There are a lot of things I always wished I could do better, but spelling didn't usually find its way onto the list. Sure, there are words I can't spell, but for the most part, it comes easy to me. And I've been proud of that.
So then I received this in an email yesterday:
I cdnuolt blveiee taht I cluod aulaclty uesdnatnrd waht I was rdanieg. The phaonmneal pweor of the hmuan mnid, aoccdrnig to a rscheearch at Cmabrigde Uinervtisy, it dseno't mtaetr in waht oerdr the ltteres in a wrod are, the olny iproamtnt tihng is taht the frsit and lsat ltteer be in the rghit pclae. The rset can be a taotl mses and you can sitll raed it whotuit a pboerlm. Tihs is bcuseae the huamn mnid deos not raed ervey lteter by istlef, but the wrod as a wlohe. Azanmig huh? yaeh and I awlyas tghuhot slpeling was ipmorantt! if you can raed tihs forwrad it.
And you know what? I could read the whole thing without barely batting an eye. Took a little edge off my Pride In Great Spelling trait. Regardless, I'm so intrigued by "stuff" like this.
Of course I can't just read something and take it at face value so I Googled a couple of words to see what I could find. Several pages have been devoted to this paragraph:
- It seems Matt Davis of the Cognition and Brain Sciences Unit at Cambridge learned that such emails had been going around in '03 and wrote this page in response.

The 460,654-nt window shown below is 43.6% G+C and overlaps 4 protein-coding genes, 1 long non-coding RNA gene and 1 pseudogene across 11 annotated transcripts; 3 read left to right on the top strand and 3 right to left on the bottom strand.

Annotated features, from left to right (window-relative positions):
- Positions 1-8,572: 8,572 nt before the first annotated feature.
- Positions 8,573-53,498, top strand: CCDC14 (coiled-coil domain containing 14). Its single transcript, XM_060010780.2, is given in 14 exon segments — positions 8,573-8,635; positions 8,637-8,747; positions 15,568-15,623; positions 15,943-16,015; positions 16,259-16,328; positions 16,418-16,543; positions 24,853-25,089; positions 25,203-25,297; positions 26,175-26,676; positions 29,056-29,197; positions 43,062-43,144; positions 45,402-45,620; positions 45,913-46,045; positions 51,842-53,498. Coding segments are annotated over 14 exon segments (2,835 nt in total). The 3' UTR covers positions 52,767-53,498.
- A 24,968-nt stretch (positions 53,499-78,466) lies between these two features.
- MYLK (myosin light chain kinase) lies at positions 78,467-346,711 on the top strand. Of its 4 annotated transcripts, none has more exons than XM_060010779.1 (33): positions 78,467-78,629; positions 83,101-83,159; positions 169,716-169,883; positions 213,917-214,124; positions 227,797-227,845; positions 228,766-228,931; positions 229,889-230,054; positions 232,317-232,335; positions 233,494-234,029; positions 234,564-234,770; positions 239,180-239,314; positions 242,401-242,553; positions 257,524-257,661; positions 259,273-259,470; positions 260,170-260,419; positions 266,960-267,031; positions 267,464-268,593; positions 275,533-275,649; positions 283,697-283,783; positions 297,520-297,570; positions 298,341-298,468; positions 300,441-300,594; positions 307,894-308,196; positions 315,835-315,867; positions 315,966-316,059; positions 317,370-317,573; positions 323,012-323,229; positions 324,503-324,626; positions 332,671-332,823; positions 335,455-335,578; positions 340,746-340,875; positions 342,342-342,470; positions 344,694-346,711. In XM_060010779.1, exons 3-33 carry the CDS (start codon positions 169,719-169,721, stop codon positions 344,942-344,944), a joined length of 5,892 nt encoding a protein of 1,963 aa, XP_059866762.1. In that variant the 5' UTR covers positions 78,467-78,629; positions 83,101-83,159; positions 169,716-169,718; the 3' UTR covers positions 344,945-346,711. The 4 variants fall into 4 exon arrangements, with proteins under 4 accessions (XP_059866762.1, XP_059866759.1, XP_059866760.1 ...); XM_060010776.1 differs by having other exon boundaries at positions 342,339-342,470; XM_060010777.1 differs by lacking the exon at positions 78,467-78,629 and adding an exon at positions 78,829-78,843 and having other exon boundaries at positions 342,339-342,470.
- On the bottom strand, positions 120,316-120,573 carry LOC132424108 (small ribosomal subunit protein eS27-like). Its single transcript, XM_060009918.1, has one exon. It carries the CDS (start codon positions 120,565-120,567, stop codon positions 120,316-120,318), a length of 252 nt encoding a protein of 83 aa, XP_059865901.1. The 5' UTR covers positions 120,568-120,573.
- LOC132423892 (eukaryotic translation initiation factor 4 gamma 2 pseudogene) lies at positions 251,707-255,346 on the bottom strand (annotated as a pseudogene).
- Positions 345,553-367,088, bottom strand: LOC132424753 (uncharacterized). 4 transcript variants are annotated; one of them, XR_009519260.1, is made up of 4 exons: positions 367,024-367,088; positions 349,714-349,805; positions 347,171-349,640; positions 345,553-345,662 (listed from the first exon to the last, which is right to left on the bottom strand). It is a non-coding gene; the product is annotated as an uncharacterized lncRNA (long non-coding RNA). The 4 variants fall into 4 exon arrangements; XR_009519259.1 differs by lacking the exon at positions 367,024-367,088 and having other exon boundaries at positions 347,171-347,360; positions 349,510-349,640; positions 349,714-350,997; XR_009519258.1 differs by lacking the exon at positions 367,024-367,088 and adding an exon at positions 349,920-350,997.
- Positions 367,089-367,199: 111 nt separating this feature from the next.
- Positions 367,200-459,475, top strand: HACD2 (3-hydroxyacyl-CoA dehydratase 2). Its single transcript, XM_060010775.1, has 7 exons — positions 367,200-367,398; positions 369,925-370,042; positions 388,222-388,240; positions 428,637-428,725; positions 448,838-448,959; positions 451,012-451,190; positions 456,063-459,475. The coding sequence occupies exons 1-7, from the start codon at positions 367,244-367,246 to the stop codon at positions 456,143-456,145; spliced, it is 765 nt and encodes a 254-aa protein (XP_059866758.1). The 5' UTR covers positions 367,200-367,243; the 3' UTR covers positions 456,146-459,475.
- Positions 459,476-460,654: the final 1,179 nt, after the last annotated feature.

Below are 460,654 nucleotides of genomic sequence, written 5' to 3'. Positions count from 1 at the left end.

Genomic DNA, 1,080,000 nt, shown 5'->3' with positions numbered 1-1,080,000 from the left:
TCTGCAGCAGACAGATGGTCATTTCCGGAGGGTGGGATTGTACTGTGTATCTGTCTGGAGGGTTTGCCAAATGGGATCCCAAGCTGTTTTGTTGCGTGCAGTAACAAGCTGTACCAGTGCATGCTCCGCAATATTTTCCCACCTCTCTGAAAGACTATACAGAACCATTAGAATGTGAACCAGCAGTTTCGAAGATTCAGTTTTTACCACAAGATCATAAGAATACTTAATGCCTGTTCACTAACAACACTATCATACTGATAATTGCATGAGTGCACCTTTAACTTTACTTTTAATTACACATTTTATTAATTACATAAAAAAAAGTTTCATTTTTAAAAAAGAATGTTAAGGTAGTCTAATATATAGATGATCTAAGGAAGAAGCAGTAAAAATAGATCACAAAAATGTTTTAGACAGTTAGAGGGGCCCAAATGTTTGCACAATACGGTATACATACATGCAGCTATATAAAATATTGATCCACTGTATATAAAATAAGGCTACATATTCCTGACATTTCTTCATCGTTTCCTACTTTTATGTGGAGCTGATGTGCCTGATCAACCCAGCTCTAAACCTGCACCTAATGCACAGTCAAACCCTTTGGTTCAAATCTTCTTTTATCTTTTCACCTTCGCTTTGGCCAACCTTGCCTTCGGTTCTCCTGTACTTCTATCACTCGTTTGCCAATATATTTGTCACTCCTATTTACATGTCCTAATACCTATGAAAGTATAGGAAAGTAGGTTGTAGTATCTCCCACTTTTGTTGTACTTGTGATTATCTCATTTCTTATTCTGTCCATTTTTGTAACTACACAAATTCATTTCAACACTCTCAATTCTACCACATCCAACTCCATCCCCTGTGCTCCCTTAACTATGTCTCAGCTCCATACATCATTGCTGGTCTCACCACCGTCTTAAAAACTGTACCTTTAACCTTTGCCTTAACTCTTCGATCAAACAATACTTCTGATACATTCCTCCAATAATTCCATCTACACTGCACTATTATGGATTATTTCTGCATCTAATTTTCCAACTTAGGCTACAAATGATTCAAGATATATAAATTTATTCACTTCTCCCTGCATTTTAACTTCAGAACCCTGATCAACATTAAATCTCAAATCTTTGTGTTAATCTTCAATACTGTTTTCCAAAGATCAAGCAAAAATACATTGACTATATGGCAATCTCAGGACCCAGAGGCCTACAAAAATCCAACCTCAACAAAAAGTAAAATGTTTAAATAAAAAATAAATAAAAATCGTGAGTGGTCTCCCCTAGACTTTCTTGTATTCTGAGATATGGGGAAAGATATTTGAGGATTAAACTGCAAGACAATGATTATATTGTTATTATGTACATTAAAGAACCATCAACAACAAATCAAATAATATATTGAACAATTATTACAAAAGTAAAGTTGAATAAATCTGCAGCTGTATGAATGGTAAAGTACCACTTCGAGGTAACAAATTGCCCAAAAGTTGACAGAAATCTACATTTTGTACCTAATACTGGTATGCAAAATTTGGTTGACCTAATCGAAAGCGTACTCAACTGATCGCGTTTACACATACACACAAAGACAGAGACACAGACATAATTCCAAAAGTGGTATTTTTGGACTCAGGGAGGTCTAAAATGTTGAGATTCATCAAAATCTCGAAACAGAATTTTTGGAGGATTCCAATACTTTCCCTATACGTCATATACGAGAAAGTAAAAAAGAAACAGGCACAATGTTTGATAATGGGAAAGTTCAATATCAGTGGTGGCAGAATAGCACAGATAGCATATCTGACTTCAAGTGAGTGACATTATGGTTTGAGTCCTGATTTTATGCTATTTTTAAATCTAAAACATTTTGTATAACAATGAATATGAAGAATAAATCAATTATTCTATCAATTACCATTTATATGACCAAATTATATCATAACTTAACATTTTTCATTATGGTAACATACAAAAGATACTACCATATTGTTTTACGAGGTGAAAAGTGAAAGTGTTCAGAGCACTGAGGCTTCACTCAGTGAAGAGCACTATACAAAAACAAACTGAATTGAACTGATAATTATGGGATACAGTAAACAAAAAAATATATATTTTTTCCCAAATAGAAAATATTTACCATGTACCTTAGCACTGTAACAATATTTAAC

- Then I found Garnet Chaney's page about it here. (You have to scroll down past some white space to see the full content.)
- I also found PsyBlog, which gives a most concise overview with links to Matt Davis' page and also to
- Snopes.com, which has never failed me when I look for information about something sent to me via email. Here's what they have to say about it.
I got caught up in the first page although I haven't finished reading it. Mostly I was thinking about how interesting it is to imagine if it were your job (as it's stated on the home page of the Cognition and Brain Sciences Unit) to "investigate fundamental human mental processes." I know a lot of people who perform informal, highly unscientific investigations about human mental processes. But such "investigations" tend to start with, "Can you believe he said this to me last night?" or "I swear I have got to find another job. That moron I work for..."
I'm thinkin' it's not quite the same thing...